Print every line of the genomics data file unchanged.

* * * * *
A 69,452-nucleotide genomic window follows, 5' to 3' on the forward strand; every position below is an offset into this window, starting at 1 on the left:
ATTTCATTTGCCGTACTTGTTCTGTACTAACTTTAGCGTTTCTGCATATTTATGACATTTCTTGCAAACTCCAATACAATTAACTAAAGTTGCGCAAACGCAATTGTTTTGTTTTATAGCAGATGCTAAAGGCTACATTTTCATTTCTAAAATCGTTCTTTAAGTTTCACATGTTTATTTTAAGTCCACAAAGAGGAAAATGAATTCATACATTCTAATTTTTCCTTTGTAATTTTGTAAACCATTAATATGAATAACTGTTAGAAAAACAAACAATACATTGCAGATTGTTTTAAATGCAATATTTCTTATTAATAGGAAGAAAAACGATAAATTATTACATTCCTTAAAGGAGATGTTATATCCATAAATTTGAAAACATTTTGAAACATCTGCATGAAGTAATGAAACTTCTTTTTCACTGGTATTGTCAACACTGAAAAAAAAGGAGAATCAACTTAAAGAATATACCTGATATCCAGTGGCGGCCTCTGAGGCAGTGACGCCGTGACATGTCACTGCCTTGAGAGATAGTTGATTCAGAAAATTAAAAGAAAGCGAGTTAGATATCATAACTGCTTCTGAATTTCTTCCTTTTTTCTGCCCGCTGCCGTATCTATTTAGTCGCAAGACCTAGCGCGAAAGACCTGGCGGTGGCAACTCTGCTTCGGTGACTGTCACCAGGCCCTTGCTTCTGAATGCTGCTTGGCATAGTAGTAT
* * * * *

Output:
A 69,452-nucleotide genomic window follows, 5' to 3' on the forward strand; every position below is an offset into this window, starting at 1 on the left:
ATTTCATTTGCCGTACTTGTTCTGTACTAACTTTAGCGTTTCTGCATATTTATGACATTTCTTGCAAACTCCAATACAATTAACTAAAGTTGCGCAAACGCAATTGTTTTGTTTTATAGCAGATGCTAAAGGCTACATTTTCATTTCTAAAATCGTTCTTTAAGTTTCACATGTTTATTTTAAGTCCACAAAGAGGAAAATGAATTCATACATTCTAATTTTTCCTTTGTAATTTTGTAAACCATTAATATGAATAACTGTTAGAAAAACAAACAATACATTGCAGATTGTTTTAAATGCAATATTTCTTATTAATAGGAAGAAAAACGATAAATTATTACATTCCTTAAAGGAGATGTTATATCCATAAATTTGAAAACATTTTGAAACATCTGCATGAAGTAATGAAACTTCTTTTTCACTGGTATTGTCAACACTGAAAAAAAAGGAGAATCAACTTAAAGAATATACCTGATATCCAGTGGCGGCCTCTGAGGCAGTGACGCCGTGACATGTCACTGCCTTGAGAGATAGTTGATTCAGAAAATTAAAAGAAAGCGAGTTAGATATCATAACTGCTTCTGAATTTCTTCCTTTTTTCTGCCCGCTGCCGTATCTATTTAGTCGCAAGACCTAGCGCGAAAGACCTGGCGGTGGCAACTCTGCTTCGGTGACTGTCACCAGGCCCTTGCTTCTGAATGCTGCTTGGCATAGTAGTAT